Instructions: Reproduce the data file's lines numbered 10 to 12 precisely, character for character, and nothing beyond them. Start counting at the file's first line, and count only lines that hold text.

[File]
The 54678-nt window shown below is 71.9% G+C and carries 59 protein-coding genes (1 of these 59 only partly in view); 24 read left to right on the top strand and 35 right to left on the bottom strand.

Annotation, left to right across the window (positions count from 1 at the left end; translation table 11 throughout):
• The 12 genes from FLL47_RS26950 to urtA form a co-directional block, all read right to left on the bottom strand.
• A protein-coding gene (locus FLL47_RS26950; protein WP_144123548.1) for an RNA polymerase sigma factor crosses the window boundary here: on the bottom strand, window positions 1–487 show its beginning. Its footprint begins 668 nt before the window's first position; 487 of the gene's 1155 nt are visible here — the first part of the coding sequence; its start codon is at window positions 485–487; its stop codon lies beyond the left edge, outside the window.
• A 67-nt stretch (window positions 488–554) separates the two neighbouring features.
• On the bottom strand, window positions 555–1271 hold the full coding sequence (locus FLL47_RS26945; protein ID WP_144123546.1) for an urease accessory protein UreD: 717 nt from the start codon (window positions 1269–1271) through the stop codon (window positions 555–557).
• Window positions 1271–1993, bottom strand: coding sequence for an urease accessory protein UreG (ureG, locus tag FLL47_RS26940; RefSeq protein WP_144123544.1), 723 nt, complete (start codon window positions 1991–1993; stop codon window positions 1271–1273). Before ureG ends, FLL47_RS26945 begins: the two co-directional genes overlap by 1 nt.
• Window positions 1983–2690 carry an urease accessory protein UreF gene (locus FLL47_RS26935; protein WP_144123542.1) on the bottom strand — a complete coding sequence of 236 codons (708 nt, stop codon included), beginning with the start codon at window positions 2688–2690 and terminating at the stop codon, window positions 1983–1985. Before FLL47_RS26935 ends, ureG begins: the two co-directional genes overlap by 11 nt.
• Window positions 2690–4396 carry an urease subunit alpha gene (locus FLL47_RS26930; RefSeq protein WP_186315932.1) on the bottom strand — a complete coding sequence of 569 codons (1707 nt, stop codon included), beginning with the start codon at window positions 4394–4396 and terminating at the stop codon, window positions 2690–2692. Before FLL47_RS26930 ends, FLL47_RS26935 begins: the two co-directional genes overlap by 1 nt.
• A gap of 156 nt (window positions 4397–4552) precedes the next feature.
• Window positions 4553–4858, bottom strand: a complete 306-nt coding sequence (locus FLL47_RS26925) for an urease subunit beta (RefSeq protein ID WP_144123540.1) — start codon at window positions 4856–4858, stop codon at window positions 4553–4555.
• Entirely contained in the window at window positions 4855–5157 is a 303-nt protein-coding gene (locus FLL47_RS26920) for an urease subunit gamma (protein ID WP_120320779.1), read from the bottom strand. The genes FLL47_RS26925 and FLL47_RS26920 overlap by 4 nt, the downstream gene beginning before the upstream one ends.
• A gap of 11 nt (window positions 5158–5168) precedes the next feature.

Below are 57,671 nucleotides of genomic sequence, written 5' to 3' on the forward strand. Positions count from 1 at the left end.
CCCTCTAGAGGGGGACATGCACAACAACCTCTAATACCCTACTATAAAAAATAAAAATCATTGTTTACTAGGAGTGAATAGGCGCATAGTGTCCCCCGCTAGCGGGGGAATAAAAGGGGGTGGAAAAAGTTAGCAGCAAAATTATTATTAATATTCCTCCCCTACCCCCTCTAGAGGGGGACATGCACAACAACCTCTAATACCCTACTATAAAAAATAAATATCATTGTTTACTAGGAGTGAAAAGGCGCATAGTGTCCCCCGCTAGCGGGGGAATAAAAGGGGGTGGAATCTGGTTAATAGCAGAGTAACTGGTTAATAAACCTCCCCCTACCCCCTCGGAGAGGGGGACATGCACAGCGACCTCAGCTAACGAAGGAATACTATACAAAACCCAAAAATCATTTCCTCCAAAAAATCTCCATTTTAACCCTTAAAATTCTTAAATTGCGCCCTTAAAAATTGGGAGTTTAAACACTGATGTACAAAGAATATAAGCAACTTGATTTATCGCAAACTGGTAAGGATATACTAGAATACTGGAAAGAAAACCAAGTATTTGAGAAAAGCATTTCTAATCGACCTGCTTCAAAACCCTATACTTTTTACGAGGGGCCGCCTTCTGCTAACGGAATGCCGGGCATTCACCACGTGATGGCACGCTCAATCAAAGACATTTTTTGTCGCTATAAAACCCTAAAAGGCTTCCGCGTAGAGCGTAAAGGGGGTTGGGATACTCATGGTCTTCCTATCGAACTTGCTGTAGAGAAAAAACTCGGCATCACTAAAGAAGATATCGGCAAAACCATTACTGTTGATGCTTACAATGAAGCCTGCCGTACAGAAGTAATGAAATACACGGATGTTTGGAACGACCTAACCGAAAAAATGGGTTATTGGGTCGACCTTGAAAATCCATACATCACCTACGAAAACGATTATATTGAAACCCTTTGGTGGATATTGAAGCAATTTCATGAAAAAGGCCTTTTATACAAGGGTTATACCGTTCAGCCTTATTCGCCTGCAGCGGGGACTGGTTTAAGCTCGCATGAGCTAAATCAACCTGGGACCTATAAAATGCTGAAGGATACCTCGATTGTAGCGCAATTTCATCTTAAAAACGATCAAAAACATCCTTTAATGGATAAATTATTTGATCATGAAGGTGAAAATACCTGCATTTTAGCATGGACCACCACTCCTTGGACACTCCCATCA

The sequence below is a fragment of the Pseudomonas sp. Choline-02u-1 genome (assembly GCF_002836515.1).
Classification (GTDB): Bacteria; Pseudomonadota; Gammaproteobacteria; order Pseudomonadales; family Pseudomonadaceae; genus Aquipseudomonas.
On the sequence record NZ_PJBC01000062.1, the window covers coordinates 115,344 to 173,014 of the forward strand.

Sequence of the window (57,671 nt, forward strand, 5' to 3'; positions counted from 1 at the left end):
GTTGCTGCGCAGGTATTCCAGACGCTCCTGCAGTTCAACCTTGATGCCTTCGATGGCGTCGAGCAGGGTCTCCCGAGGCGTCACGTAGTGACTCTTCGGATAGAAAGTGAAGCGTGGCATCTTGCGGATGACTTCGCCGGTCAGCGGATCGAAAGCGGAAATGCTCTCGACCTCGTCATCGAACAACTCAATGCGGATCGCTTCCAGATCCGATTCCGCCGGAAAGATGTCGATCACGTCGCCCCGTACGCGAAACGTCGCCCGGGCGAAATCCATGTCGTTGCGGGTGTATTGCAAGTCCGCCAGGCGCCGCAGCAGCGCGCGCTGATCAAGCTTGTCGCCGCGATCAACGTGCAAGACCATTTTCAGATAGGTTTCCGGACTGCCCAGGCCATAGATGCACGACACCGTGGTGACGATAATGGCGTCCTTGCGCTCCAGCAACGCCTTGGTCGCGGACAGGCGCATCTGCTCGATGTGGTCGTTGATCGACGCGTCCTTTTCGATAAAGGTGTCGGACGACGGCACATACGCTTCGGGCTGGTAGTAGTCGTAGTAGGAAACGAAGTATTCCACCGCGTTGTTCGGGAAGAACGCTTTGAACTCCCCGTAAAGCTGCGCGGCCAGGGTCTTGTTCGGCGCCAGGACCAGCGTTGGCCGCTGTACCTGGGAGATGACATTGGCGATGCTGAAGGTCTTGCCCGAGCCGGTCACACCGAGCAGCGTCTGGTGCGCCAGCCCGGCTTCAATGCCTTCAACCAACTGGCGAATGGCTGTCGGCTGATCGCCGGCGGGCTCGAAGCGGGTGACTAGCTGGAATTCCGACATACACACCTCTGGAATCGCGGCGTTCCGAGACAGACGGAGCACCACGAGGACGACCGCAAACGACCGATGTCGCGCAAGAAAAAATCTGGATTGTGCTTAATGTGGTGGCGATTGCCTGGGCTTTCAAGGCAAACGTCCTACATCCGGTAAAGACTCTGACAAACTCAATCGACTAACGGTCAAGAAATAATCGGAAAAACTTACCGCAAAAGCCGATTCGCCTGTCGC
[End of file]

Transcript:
• A gap of 156 nt (window positions 4397–4552) precedes the next feature.
• Window positions 4553–4858, bottom strand: a complete 306-nt coding sequence (locus FLL47_RS26925) for an urease subunit beta (RefSeq protein ID WP_144123540.1) — start codon at window positions 4856–4858, stop codon at window positions 4553–4555.
• Entirely contained in the window at window positions 4855–5157 is a 303-nt protein-coding gene (locus FLL47_RS26920) for an urease subunit gamma (protein ID WP_120320779.1), read from the bottom strand. The genes FLL47_RS26925 and FLL47_RS26920 overlap by 4 nt, the downstream gene beginning before the upstream one ends.